The U.S. Supreme Court is scheduled to hear oral arguments Nov. 29 in a case that may affect the reach of the 1863 False Claims Act. Under the law, whistleblowers can bring suit against government contractors, including Medicare-certified hospitals, on behalf of the government. The case involves a 1995 lawsuit against the state of Vermont filed by a lawyer then working for the state. In his suit, which the government refused to join, the lawyer accused the Vermont Agency of Natural Resources of inflating salary and wage expenses to the U.S. Environmental Protection Agency to obtain higher federal grants. The state argues that it's immune from such lawsuits. The high court may rule specifically on that issue or generally on whether individuals can file such suits on behalf of the federal government. A decision isn't expected until next summer.
U.S. District Judge Susan Bucklew in Tampa, Fla., is scheduled on Dec. 3 to sentence the two midlevel Columbia/HCA Healthcare Corp. executives convicted of criminal Medicare fraud in July. A federal jury said the pair participated in a conspiracy that resulted in $3 million in Medicare overpayments to one of Columbia's hospitals, 249-bed Fawcett Memorial Hospital in Port Charlotte, Fla. Jay Jarrell, 44, president of Columbia's southwest Florida division, and Robert Whiteside, 49, director of the company's single-markets division, face a maximum 30 years in prison and $1.5 million in fines each. The same jury acquitted the third defendant in the case and couldn't reach a decision on the fourth, Carl Lynn Dick, 55, who later entered a plea agreement to avoid a second trial.
Twenty-nine-hospital Christus Health, Irving, Texas, lost $51 million on revenues of $2 billion in the fiscal year ended June 30, according to figures released by Standard and Poor's and confirmed by Christus. The unexpected loss reflected one-time write-offs and charges, including costs related to the Feb. 1 formation of Christus through the merger of Sisters of Charity Health Care System and Incarnate Word Health System. The credit-rating agency placed Christus' AA- rating on CreditWatch with negative implications.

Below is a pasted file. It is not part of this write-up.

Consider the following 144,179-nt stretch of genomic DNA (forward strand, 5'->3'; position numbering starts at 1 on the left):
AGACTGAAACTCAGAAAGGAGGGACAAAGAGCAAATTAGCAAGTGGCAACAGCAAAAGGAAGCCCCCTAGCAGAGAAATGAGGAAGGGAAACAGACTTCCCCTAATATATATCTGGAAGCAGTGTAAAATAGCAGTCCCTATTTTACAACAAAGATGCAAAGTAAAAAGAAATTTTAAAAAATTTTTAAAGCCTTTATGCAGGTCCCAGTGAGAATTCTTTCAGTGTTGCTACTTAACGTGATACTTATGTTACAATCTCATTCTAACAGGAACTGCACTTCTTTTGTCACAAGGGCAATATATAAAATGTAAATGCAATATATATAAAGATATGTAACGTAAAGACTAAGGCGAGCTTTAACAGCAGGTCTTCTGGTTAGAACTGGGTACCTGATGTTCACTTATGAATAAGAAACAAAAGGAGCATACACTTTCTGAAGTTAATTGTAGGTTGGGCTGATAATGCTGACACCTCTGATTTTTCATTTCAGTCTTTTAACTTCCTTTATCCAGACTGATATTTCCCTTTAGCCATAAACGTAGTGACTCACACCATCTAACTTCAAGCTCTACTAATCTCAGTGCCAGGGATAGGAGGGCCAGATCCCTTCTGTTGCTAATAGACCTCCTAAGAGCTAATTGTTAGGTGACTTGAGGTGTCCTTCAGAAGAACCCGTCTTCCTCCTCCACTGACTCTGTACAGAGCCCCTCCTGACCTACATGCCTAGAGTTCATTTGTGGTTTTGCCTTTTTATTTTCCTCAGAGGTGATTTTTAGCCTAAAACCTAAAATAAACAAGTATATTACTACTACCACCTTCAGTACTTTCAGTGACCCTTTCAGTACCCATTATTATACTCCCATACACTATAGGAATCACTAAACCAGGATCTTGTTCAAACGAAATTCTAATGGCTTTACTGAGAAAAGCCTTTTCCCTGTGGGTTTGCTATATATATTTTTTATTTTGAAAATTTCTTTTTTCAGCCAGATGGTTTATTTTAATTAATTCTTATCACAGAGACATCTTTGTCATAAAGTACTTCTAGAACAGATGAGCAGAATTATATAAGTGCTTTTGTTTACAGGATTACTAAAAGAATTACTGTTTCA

Edgewater Medical Center in Chicago last week agreed to pay $1 million to settle allegations that it improperly upcoded pneumonia cases billed to Medicare and Medicaid from 1995 to 1998. Under the settlement, the 213-bed hospital admitted no wrongdoing. Edgewater is the 10th hospital nationwide and the third in Chicago to settle such charges, although Edgewater voluntarily came forward with its billing problems. The other settlements resulted from a nationwide investigation by HHS' inspector general's office. The investigation focused on how hospitals bill Medicare for pneumonia.
A Denver-based physician network has ceased operations after PacifiCare of Colorado terminated its capitated payments. The state's largest HMO said it was concerned that the network, Millennial, could not manage costs and make timely payments to physicians. The HMO said it would pay physicians directly for services rendered in November and December and assume responsibility for medical management functions that had been delegated to Millennial. In a written statement, a Millennial official condemned the HMO for withholding physician funds. The physician network has about 190 primary-care physicians and 1,030 specialists, according to PacifiCare, and served 80,000 of the plan's commercial and Medicare enrollees.
UniHealth, Burbank, Calif., said last week it will sell a large piece of its Huntington Provider Group independent practice association to a company formed by at least 125 member physicians. Pasadena, Calif.-based Physician Associates of the Greater San Gabriel Valley is scheduled to take possession of a 1,000-physician network covering northeastern metropolitan Los Angeles on Jan. 1. Terms were not disclosed. The IPA once numbered more than 2,000 physicians, but parts of the network have been sold to other buyers or shut down.